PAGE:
Important Lessons From Ex-governor's High Asset Divorce Case

The high asset divorce of an infamous former New York governor from his wife caught the media's attention recently, so it could not be avoided by many Louisville, Kentucky readers. The settlement awarded the wife $7.5 million in cash and the New York City home. The ex-governor was ordered to pay $240,000 annually to his ex-wife until she remarries or dies. Although this divorce case became controversial due to the infidelity of the former governor, it is a better example of important lessons about divorce, financial security, and marital agreements.

"Gray Divorces"

This divorce also exemplifies "gray divorce," which involves people aged 50 and above. In the United States, it was estimated that one in four of all divorce cases in a recent calendar year were for couples ages 50 and over. Although gray divorces usually are spared from child custody conflicts and child support disputes, given that the couple's children should be adults, the end of a marriage this late in life may have a huge impact on the future financial stability of both spouses.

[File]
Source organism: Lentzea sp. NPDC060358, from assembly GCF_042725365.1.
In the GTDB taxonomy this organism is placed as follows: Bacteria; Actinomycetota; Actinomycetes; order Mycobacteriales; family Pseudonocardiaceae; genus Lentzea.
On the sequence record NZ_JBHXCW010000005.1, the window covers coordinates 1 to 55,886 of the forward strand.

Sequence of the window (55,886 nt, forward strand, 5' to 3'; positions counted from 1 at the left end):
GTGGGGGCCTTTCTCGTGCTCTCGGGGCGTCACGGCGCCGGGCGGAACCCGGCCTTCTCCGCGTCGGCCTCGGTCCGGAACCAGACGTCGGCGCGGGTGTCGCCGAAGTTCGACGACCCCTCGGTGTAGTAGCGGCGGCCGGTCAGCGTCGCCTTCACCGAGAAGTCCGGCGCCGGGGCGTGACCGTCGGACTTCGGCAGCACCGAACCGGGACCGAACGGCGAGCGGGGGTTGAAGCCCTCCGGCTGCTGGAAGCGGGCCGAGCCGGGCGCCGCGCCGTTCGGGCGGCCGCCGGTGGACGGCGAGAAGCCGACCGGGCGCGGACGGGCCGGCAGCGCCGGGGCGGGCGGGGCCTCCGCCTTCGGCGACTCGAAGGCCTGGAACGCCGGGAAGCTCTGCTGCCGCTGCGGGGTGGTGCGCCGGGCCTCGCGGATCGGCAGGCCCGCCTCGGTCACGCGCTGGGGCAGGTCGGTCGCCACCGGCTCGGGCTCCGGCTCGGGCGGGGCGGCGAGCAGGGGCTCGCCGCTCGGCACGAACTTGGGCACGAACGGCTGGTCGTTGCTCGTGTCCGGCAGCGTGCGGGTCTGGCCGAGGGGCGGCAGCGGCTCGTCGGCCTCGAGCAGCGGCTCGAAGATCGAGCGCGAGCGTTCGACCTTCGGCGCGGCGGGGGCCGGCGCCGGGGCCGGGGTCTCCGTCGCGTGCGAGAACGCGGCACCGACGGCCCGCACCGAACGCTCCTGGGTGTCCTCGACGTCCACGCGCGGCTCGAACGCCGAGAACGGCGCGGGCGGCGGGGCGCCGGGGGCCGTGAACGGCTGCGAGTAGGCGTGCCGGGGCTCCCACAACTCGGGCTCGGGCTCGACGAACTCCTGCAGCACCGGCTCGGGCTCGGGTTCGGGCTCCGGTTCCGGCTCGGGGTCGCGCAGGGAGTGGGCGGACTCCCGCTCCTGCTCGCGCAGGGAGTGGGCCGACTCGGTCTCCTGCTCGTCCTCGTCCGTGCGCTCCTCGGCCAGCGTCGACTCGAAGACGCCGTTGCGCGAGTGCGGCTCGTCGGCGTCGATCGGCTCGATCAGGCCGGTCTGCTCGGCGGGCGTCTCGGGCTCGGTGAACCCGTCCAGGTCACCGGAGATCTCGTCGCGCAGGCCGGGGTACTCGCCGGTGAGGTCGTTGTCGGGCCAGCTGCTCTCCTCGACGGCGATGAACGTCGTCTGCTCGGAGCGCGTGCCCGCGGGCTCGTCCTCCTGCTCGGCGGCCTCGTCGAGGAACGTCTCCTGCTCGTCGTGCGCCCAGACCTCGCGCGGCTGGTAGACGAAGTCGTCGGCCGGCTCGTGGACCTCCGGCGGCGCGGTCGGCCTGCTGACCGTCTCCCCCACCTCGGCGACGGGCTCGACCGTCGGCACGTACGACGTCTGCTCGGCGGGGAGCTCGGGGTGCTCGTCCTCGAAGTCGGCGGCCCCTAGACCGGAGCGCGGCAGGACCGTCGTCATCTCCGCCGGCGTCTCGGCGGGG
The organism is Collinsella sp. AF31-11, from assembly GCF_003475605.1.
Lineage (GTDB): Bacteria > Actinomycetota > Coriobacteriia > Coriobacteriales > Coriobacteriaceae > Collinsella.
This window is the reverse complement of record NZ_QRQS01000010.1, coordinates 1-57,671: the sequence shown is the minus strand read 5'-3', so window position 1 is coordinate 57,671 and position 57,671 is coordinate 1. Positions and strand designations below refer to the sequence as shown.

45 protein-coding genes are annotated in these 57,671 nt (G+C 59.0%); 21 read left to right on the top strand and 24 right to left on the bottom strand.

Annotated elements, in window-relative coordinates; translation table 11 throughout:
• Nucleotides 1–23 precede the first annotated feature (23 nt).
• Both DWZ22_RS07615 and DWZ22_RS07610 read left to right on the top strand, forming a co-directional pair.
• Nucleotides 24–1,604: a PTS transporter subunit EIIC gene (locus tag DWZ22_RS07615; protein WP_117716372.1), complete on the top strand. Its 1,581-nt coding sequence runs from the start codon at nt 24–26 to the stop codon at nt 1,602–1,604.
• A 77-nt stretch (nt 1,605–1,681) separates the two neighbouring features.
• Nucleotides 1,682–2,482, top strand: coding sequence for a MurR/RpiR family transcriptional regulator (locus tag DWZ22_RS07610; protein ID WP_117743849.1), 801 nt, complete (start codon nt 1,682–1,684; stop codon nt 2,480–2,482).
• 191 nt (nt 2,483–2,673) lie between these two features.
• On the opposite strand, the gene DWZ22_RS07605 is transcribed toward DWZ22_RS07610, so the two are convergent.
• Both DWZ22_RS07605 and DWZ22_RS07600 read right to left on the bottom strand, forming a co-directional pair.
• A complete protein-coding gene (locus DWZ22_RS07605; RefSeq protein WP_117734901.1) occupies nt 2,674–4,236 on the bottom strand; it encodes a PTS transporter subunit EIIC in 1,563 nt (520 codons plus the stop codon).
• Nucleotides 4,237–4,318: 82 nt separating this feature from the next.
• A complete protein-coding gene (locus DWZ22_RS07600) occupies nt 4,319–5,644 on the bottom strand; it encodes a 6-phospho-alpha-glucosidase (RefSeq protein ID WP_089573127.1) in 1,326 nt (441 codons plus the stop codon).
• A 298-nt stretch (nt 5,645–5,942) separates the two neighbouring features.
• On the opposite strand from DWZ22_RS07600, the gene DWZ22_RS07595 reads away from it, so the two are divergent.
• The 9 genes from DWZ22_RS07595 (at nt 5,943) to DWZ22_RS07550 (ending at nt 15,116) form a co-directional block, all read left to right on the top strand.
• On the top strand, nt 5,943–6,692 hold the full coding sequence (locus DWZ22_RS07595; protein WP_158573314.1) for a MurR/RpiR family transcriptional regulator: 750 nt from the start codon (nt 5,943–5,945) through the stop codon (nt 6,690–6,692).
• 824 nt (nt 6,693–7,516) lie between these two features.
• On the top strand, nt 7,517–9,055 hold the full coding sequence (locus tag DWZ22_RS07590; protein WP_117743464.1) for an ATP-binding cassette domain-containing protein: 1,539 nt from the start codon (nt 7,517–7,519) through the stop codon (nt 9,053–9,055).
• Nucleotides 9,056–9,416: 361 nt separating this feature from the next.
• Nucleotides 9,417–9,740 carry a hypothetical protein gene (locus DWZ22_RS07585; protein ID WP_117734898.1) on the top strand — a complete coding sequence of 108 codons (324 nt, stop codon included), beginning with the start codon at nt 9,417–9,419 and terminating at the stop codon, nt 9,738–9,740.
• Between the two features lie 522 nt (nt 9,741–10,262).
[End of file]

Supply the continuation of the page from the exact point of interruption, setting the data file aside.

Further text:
Prenuptial Agreements

In order to secure a spouse's finances, entering a prenuptial agreement may be a great idea. A prenuptial agreement is a written contract that identifies the financial rights and responsibilities of each party. This document addresses any assets owned by either or both parties and identifies properties exempted from the property division upon divorce. It can also shed light on how debts will be settled.

Discussing a premarital agreement with the other partner is usually challenging. Most of the challenges are often associated with the efficiency of the marital contract and guaranteeing that the document is enforceable. Spouses should remember that a prenuptial agreement must be in writing, must involve full disclosure of assets from both parties and must be completed long before the actual marriage ceremony. Otherwise, the document can be nullified, jeopardizing the document's purpose of protecting one party from a post-divorce financial disaster.